A long time ago I played on this one roleplay-heavy MUD (that’s an all-text MMO) that had jumped on the new trend at the time of concealing characters’ stats from players. Instead of the 1-100 spread the game used for attributes and skills like strength or archery, you’d see “Good” or “Excellent” or “Poor” there to describe it. The idea was that using real words for these stats would better immerse players into the game and stop really disturbingly out-of-character (OOC) discussions like “What’s your strength?” — “It’s 57. We should go get me a white bearskin cloak.”
Yeah, that failed miserably.
And any decent GM could have told them exactly why it was going to fail.
On my first day ever in the game, I walked past two characters who were lifting barrels full of water. I asked why and got told that they were trying to figure out how strong they were. If you could lift four of these barrels, then you had a strength of 85. If you could lift five, you had a strength of 90, and so on. I was to see this exact routine play out many times with most of the stats even though there was no roleplaying situation ever that required anybody to lift barrels full of water except to maybe move one from one place to another–but that wasn’t why they were doing it. They were only doing it to figure out what that magic number was. Players in just about all roleplaying games in every medium get obsessed and twitchy about their stats and skills. Taking away the numbers just made them do increasingly weird-looking things to get the information they wanted. (Of course, admins could see these numbers all the time anyway, but weren’t supposed to share that information.)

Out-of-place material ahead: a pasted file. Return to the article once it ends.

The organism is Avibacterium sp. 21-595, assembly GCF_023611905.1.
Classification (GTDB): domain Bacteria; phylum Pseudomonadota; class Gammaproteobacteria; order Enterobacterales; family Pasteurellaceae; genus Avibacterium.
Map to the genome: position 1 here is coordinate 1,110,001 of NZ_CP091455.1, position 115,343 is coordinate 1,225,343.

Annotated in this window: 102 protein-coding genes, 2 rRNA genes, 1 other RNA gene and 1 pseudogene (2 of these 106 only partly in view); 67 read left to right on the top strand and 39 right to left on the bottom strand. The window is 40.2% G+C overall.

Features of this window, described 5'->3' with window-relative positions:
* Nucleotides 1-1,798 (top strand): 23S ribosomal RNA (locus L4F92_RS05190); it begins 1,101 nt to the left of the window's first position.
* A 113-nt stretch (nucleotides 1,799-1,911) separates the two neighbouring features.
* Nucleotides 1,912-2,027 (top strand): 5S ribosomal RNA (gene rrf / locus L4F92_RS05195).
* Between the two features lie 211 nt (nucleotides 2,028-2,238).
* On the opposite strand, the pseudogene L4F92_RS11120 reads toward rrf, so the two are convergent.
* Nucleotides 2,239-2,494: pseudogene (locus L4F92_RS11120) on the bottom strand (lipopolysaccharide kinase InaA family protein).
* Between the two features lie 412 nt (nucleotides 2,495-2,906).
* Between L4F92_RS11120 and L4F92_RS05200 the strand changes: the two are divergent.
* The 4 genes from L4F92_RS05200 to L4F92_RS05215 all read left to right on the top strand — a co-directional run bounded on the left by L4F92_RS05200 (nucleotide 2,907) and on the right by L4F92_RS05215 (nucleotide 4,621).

I still don’t know why this bit of coding became a huge trend, but just about every single roleplaying-heavy MUD out there suddenly began using similar language in their character sheets. The funny thing is, I don’t think it really encouraged immersion or anything. Whoever came up with it had produced a solution in search of a problem. It’s not numbers on character sheets that causes immersion; it’s the environment and the folks playing in that environment. And I daresay that if you have guys on the street lifting water barrels five at a time, your immersion’s just been shot to hell anyway. When I later decided not to include that code in my own game, I had to overcome a lot of worn-in resistance to the idea; as bad an idea as it was, as poorly as it helped with in-game immersion, people’d gotten used to it and couldn’t imagine a game without it.